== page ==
However, the sky betrays its blue and assumes a plush red when the sun sets. This is because the light from the sun is required to travel a longer distance when it is close to the horizon than when it is directly above us. This impels the light to travel through more air, causing it to collide with more and more particles, such that all the blue is scattered away; all that is left behind are the wavelengths congenial to red. Consequently, the red, orange and yellow pass straight through to our eye.

Sunset

Sunsets above seas are often orange due to the salt particles suspended in the air above them. Credits: Diana Savich/Shutterstock

As for the paleness of clouds, they persist to be covered in shades of grey as their constituent particles, which are larger than the wavelength of light, experience a different type of scattering. This phenomenon scatters every wavelength of light equally, reflecting shades from cotton white to introspective grey. Scattering is also witnessed on Mars, where the sky is often entirely red. This is due to the glut of iron in its air heavily dispersed in dust storms.

However, one would be mistaken to generalize from the pictures and assume that Mars’ sky is constantly red. Occasionally, in the absence of storms, the Martian sky is colored a certain blue, one that is darker than the blue of our sky, for its atmosphere is thinner than ours.

Why not violet?

All being said and done, one question seems yet to be answered. If the shorter wavelengths are scattered more vehemently, then shouldn’t violet – the shortest wavelength in the visible spectrum – be scattered the most?

Perhaps to your astonishment, the sky is tainted with some indigo and violet. In fact, if it weren’t, the sky would appear blue with a hint of green! The reason why these colors cannot be perceived has to do with how we perceive colors itself. The human eye detects color with the help of three receptors, known as cones. Each receptor responds to one primary color – red, green and blue.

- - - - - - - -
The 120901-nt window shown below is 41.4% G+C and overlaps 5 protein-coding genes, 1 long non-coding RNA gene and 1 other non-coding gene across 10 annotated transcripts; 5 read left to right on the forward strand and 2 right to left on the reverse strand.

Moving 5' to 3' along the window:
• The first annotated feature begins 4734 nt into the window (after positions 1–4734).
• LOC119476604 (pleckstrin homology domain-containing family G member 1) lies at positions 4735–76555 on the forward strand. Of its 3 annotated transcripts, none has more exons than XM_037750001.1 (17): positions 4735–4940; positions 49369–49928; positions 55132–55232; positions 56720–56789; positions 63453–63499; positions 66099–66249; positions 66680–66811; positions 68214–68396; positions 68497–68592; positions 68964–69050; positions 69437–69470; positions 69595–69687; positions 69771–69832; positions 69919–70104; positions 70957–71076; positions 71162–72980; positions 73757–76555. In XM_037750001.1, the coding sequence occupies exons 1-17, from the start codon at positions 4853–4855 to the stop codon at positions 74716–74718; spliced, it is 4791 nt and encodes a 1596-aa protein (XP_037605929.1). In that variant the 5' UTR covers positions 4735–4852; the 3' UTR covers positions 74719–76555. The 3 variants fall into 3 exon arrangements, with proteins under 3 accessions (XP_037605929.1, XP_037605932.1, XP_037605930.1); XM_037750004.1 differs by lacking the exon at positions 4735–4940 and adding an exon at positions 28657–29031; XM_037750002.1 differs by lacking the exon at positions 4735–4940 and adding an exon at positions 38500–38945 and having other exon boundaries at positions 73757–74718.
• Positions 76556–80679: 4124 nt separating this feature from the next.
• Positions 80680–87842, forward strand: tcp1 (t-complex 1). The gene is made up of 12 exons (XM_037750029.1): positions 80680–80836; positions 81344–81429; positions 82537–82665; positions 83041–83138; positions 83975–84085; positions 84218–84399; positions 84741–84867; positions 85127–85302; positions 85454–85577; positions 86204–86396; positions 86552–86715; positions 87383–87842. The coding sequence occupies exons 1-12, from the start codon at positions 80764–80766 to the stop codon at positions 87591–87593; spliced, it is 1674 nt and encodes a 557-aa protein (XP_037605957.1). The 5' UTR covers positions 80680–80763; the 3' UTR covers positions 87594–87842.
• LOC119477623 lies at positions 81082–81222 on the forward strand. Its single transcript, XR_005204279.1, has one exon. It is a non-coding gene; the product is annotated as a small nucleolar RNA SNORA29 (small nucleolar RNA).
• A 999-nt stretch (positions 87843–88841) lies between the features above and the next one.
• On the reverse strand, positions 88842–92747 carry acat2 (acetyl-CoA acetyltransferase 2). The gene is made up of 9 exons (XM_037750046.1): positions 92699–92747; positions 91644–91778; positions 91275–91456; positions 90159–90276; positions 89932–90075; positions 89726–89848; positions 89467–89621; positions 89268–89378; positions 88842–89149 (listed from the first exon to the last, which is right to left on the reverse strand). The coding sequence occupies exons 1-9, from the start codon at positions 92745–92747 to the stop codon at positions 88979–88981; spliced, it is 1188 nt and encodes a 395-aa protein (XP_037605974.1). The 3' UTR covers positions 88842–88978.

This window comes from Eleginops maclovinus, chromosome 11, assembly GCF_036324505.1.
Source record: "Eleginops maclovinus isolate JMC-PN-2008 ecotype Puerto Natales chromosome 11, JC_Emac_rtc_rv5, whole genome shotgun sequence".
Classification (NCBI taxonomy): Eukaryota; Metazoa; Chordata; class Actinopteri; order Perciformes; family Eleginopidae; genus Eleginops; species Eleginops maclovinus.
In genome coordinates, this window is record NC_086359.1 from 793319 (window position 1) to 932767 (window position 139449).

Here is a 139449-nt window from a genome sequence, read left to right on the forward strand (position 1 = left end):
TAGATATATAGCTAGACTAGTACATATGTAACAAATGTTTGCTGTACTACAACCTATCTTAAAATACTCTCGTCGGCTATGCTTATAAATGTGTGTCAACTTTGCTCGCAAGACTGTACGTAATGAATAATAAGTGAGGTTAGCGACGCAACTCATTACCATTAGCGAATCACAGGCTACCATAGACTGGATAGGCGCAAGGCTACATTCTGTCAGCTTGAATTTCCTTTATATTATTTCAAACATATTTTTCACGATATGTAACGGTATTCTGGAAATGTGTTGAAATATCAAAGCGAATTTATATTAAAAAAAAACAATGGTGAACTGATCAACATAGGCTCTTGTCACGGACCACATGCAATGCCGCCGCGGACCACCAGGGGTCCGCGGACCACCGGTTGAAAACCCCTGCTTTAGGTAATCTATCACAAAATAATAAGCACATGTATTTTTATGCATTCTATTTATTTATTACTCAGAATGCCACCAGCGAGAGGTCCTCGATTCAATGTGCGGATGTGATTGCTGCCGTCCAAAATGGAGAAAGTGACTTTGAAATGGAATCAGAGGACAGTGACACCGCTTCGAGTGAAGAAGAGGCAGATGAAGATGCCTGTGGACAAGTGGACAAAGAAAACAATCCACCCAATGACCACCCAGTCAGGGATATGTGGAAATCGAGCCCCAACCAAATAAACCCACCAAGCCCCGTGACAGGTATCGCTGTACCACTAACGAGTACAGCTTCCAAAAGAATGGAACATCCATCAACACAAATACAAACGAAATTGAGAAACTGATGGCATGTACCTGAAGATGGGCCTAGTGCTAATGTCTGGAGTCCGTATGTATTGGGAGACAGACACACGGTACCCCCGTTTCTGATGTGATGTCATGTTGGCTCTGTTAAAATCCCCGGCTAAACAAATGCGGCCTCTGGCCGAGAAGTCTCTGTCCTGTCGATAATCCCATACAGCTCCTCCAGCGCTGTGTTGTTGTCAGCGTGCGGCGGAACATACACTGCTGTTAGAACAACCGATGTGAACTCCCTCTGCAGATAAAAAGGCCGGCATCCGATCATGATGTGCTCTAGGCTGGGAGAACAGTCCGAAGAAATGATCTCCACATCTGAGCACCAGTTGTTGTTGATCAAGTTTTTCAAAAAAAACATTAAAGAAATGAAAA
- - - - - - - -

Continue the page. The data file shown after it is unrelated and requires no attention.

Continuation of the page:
The cones are clustered such that the wavelengths overlap and combine with each other asymmetrically to produce the plethora of different colors that we find around us.

The visual system isn’t like a coin sorter, where each wavelength separates and gets collected by a cone. The cones are clustered such that the wavelengths overlap and combine with each other asymmetrically to produce the plethora of different colors that we see around us. In fact, the three primary colors are all that a television requires to simulate the exquisite shades and perceptions of depth that we observe in reality!

When we turn our gaze to the sky, the red cone is stimulated by the red, yellow and orange wavelengths, the green cone responds to some yellow and strongly scattered green-blue wavelengths, and finally, the blue cone feeds on the most abundantly scattered wavelengths of blue. However, because the stimulation isn’t absolute, but disproportionate, indigo and violet simultaneously probe the blue and the red cone as well. The net effect is that these colors “fade away”, rendering the sky pale blue with a tinge of red.

Rainy reddish sky

Red sky

Essentially, our eyes aren’t quite sensitive to violet and indigo and instead make a generalization to hedge meticulous, power-consuming computation. Being so adeptly accustomed to the environment, the phenomenon has been nurtured and ingrained in us. This generalization to perceive the sky as a pure hue might not be a mere coincidence; the ability to separate natural colors is probably an evolutionary advantage.

References

  1. University of California, Riverside
  2. Georgia State University
  3. JRank.org
  4. The University of Texas at Austin
The short URL of the present article is: http://sciabc.us/ktNdH
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About the Author:

Akash Peshin is an Electronic Engineer from the University of Mumbai, India and a science writer at ScienceABC. Enamored with science ever since discovering a picture book about Saturn at the age of 7, he believes that what fundamentally fuels this passion is his curiosity and appetite for wonder.